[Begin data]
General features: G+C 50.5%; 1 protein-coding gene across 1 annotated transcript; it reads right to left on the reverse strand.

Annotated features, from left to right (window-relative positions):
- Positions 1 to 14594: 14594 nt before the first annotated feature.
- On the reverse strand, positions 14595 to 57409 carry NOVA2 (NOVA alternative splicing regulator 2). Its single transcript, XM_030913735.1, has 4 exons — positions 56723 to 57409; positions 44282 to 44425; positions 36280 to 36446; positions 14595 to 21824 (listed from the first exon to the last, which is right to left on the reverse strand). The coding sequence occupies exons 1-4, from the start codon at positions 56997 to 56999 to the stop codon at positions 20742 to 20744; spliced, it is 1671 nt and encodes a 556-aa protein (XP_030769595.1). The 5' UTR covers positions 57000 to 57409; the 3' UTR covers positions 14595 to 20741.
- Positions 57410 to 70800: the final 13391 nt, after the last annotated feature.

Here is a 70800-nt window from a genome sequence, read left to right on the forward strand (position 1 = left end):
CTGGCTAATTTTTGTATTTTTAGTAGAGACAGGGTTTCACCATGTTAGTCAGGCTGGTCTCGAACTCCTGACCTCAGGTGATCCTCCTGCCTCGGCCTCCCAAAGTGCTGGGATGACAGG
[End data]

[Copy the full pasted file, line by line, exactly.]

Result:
General features: G+C 50.5%; 1 protein-coding gene across 1 annotated transcript; it reads right to left on the reverse strand.

Annotated features, from left to right (window-relative positions):
- Positions 1 to 14594: 14594 nt before the first annotated feature.
- On the reverse strand, positions 14595 to 57409 carry NOVA2 (NOVA alternative splicing regulator 2). Its single transcript, XM_030913735.1, has 4 exons — positions 56723 to 57409; positions 44282 to 44425; positions 36280 to 36446; positions 14595 to 21824 (listed from the first exon to the last, which is right to left on the reverse strand). The coding sequence occupies exons 1-4, from the start codon at positions 56997 to 56999 to the stop codon at positions 20742 to 20744; spliced, it is 1671 nt and encodes a 556-aa protein (XP_030769595.1). The 5' UTR covers positions 57000 to 57409; the 3' UTR covers positions 14595 to 20741.
- Positions 57410 to 70800: the final 13391 nt, after the last annotated feature.

Here is a 70800-nt window from a genome sequence, read left to right on the forward strand (position 1 = left end):
CTGGCTAATTTTTGTATTTTTAGTAGAGACAGGGTTTCACCATGTTAGTCAGGCTGGTCTCGAACTCCTGACCTCAGGTGATCCTCCTGCCTCGGCCTCCCAAAGTGCTGGGATGACAGG